Equity. Firstly, we need to ensure that whatever we do conforms to standards of equity and equal opportunity. We need to ensure that all students, rich or poor, have access to mobile computing devices, and that this access is equivalent. This said, we need to ensure also that we do not move at the pace of the slowest, so to speak. Equity and equivalence does not necessarily mean a one-to-one correspondence. Just because student A can afford a really fancy device, and student B must be contented with a device supplied by the school, does not mean we should shy away from introducing a mobile computing programme. To do so does not benefit student B in the least. We do need, however, to make sure that student B’s device is adequate for everything required of it.

Access. To my mind the greatest factor in ensuring equity is that all students have access to their mobile computing devices for equivalent periods of time. I cannot see a programme which includes trolleys of devices available only during school time as constituting equity. Access must include home use. This would be my second criterion for any mobile computing programme in a school. Trolleys of laptops or banks of iPads available for occasional use will not really be effective. Access needs to be 24/7 to be effective. Given that schools can often command a better price by buying in bulk, or through some kind of subsidy programme be able to offer devices at a better price, this is an arrangement that is likely to be popular with parents.

My reasons for arguing that 24/7 access is important lie in the fact that so much of the pedagogical argument in favour of using mobile computing devices in class rests on the notion of any where, any time learning, of standing the classroom on its head, doing what used to be done in class at home, and what used to be done at home in class. This requires students to access content from home, and requires digital authoring at all stages, home and at school. Laptops, or iPads on trolleys just don’t meet this requirement!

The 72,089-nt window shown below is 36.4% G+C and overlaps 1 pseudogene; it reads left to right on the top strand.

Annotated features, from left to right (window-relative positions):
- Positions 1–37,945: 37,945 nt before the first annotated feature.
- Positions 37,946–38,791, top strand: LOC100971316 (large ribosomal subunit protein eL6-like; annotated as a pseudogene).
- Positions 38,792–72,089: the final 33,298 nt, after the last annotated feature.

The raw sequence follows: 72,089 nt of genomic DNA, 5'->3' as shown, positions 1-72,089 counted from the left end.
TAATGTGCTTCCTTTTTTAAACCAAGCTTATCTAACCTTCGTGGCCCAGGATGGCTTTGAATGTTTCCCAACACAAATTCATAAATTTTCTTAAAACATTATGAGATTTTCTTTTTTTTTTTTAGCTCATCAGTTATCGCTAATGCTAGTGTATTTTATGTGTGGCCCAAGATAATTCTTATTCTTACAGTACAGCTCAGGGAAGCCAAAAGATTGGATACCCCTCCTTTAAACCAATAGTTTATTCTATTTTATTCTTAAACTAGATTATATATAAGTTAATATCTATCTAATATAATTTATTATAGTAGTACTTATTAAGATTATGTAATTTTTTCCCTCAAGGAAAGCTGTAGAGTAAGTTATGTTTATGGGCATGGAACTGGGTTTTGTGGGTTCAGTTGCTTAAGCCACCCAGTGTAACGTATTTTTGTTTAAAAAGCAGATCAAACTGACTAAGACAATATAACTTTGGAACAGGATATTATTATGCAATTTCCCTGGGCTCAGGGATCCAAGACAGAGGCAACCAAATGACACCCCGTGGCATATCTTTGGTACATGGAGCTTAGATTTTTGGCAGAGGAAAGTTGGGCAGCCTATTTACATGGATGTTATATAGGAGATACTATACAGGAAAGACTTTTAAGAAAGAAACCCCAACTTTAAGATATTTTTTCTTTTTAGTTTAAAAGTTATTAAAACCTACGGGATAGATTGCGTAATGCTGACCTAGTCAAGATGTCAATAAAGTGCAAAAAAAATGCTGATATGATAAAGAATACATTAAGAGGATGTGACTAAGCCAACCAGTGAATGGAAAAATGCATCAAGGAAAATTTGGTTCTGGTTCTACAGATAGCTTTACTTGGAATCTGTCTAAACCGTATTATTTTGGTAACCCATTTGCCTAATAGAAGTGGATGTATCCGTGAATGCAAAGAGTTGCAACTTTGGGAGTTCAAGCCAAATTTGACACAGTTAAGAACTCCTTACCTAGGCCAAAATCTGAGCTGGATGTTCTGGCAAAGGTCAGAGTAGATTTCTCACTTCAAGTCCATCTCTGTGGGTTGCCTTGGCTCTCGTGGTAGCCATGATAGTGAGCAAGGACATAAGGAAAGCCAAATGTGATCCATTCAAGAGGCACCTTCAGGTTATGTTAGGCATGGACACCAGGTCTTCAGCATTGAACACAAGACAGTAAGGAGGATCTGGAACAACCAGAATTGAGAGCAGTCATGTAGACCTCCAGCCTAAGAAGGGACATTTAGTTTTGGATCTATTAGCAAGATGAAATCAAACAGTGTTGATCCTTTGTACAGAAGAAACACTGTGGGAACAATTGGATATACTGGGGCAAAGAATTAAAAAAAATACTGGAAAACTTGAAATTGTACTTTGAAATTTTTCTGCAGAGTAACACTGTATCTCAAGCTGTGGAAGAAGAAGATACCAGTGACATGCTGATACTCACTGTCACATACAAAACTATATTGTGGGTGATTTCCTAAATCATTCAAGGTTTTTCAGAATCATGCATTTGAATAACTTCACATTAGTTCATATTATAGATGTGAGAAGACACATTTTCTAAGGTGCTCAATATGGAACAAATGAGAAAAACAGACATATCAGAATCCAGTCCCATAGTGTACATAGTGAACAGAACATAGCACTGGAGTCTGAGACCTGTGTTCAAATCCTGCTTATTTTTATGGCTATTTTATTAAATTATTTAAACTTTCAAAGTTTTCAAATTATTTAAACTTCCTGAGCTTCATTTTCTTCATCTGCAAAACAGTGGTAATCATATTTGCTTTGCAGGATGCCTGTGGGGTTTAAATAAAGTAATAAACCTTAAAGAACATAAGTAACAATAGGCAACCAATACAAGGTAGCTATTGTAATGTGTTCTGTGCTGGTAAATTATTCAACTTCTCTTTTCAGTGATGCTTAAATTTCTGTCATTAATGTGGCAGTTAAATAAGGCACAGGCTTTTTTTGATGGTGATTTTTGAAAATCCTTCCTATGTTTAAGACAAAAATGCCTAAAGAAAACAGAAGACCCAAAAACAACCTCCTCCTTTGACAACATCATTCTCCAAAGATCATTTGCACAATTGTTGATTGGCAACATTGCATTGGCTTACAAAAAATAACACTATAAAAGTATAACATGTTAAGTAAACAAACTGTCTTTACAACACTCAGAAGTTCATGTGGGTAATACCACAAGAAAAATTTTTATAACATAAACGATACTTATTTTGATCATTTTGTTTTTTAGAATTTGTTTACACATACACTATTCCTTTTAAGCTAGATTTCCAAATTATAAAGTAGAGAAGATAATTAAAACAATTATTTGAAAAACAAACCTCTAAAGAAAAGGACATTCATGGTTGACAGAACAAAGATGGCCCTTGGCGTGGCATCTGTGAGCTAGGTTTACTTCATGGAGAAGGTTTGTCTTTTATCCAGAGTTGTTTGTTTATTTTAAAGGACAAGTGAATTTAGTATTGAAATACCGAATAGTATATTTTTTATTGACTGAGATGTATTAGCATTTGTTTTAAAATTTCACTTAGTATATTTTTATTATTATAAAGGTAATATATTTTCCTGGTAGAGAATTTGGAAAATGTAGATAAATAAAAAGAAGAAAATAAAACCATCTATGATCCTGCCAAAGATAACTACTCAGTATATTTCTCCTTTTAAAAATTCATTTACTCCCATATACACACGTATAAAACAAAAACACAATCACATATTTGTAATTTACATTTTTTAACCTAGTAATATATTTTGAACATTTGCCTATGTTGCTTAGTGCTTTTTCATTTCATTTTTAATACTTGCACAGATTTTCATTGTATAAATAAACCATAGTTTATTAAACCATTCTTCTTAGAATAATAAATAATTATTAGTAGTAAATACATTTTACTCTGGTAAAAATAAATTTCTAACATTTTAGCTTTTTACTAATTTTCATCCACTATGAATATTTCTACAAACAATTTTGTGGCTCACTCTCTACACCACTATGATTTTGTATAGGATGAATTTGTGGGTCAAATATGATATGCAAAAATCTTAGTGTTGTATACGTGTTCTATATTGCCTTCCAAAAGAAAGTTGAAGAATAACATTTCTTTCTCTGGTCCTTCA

Versatility. The third criterion is that whatever devices we use, be versatile enough to perform a range of digital authoring tasks, whether based on software programmes, apps, the networked drive or the Cloud. It doesn’t make sense to me to base a mobile computing programme on simply the ability to take photos, shoot video, answer a poll or tweet an answer! Students will need to create documents, will need to perform digital authoring tasks of all kinds, text and graphic-based. Versatility will also include the ability to embrace a mixed economy, a variety of solutions rather than a one-size-fits-all approach.

Reliability. Whatever solution is found will also need to be robust and reliable. Murphy’s Law states that any lesson involving technology will involve minor catastrophes ranging from power failures to network outages, but this aside, devices used in the classroom will need to be supported by a sufficiently rugged infrastructure to minimise down-time. This includes issues such as being able to re-charge batteries and having technical support on an ongoing basis.

Security. In a perfect world one would not need to insure against theft, loss and so on, but any mobile computing programme will need to think very carefully about liability and lines of responsibility and ownership. This includes questions of acceptable use and corporate responsibility.

 
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Posted by on July 27, 2011 in 1:1 Computing, Hardware, iPads